When Catherine Morland talks herself down from her Gothic fantasies in Northanger Abbey, she recalls what Henry Tilney told her: "Remember, we are English."
Austen's narrative voice adds, (in phrases a bit wittier than we would expect to find in Catherine's interior monologue): "But in the central part of England there was surely some security for the existence even of a wife not beloved, in the laws of the land, and the manners of the age. Murder was not tolerated, servants were not slaves, and neither poison nor sleeping potions to be procured, like rhubarb, from every druggist." ...
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Yes, it was great to be English at this time in history,. Many Englishmen and women took pride in being the ones who stood against Napoleon. When your country is under threat, when the other countries of Europe have been subjugated by a conqueror and you are fighting on, this would tend to increase your own patriotic zeal.
It's true the Hanoverian royal family was nothing to boast about. Austen hated Prince George, appointed Regent of England during his father's mental illness. But as she looked around the globe, no other kingdom compared to England.
England was the centre of the universe, not just for Austen but for all her characters. When Elizabeth, or Elinor, or Emma, or Anne, refers to "everybody" or "people" as in "society," as in "what will people think," the term they use is "the world." England is the world, and more specifically, the stratum of society in which reputation and honour and decorum matters, is "the world." The rest is unimportant.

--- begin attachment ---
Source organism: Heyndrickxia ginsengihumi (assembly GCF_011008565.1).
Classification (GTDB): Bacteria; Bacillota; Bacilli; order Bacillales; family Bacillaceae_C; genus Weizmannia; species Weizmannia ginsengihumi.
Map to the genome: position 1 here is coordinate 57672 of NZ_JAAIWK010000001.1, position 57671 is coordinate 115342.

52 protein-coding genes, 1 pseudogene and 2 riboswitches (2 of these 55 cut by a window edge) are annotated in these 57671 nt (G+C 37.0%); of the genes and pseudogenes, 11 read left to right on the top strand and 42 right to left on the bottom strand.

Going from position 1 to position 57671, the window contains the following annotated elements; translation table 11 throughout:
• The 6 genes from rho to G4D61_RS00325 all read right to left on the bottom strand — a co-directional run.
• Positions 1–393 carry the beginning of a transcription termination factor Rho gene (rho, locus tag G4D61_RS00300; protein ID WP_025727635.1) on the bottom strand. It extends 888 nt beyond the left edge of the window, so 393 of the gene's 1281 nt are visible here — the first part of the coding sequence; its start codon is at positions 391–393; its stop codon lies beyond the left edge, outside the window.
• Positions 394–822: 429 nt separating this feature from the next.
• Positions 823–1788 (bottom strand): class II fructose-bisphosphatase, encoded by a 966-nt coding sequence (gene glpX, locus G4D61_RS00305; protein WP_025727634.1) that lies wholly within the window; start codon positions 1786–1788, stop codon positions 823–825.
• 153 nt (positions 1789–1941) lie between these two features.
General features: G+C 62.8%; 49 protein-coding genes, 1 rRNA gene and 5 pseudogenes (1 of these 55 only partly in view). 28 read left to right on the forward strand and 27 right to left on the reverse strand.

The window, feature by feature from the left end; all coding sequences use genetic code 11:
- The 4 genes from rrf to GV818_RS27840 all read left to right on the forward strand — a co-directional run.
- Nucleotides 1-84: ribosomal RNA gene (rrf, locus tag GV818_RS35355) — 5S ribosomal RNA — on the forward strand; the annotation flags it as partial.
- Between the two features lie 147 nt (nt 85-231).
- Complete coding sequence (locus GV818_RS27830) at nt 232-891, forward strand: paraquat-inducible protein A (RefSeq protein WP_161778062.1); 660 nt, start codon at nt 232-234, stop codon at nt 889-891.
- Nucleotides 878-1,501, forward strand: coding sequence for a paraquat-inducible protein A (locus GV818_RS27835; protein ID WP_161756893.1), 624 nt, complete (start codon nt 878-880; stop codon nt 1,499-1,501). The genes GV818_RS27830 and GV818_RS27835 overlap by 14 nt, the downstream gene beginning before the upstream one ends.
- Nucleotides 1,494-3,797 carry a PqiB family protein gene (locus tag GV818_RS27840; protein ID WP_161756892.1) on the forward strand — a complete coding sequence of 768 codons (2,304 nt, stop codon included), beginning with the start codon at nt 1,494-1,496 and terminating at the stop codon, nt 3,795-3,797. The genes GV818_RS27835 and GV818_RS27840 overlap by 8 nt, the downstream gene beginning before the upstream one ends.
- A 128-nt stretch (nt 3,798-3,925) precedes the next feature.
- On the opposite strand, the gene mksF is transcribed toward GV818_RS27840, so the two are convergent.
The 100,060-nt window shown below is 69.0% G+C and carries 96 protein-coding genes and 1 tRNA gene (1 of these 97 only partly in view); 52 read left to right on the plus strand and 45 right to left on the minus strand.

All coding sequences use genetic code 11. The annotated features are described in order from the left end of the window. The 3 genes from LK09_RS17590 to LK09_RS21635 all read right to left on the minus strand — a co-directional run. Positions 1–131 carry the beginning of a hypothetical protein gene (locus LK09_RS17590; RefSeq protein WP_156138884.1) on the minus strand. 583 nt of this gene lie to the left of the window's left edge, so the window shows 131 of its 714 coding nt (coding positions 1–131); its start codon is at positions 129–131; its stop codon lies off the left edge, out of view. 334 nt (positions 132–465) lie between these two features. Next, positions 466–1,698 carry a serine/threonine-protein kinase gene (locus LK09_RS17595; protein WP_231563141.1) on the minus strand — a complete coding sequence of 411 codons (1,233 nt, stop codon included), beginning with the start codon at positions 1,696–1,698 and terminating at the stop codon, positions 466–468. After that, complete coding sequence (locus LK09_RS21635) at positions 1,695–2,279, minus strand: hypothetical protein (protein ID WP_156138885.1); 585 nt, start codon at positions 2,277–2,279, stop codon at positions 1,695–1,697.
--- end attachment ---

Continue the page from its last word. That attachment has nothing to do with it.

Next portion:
"The world" is mentioned in Pride & Prejudice 63 times, 78 in Emma. Some examples:
- "He was the proudest, most disagreeable man in the world."
- "...you have been the principal, if not the only means of dividing them from each other—of exposing one to the censure of the world for caprice and instability, and the other to its derision for disappointed hopes...”
The craze for Gothic novels was at also its height at this time--escapist literature about exotic landscapes and passionate foreigners, including wicked (Catholic) abbots and nuns, such as shown in the scene from The Monk, above.
In Mansfield Park, Fanny Price retreats to the East Room to read Lord McCartney's account of his embassy to China.
That the people in one country were different than the people in another country, but that England was the best of countries, was a self-evident proposition in Austen's time.
People in different countries were also different in manners, customs, laws, habits. ("Manners" had a broader application than what we mean by "good manners" today). It referred more to one's style, one's way of carrying oneself. Mary Crawford tells her sister that she has "the address of a Frenchwoman" if she can persuade brother Henry to get married.
And there was as well--naturally enough-- speculation about the causes of the differences between different nations and different parts of the globe. The people who lived in the warmer Mediterranean countries were more slothful and indolent than people in England.
There was a genuine curiosity to figure out how the world worked, to understand how and why societies organized themselves so differently around the globe. Edward Gibbon's Decline and Fall of the Roman Empire (1776 - 1788) was an exploration of how a mighty empire fell.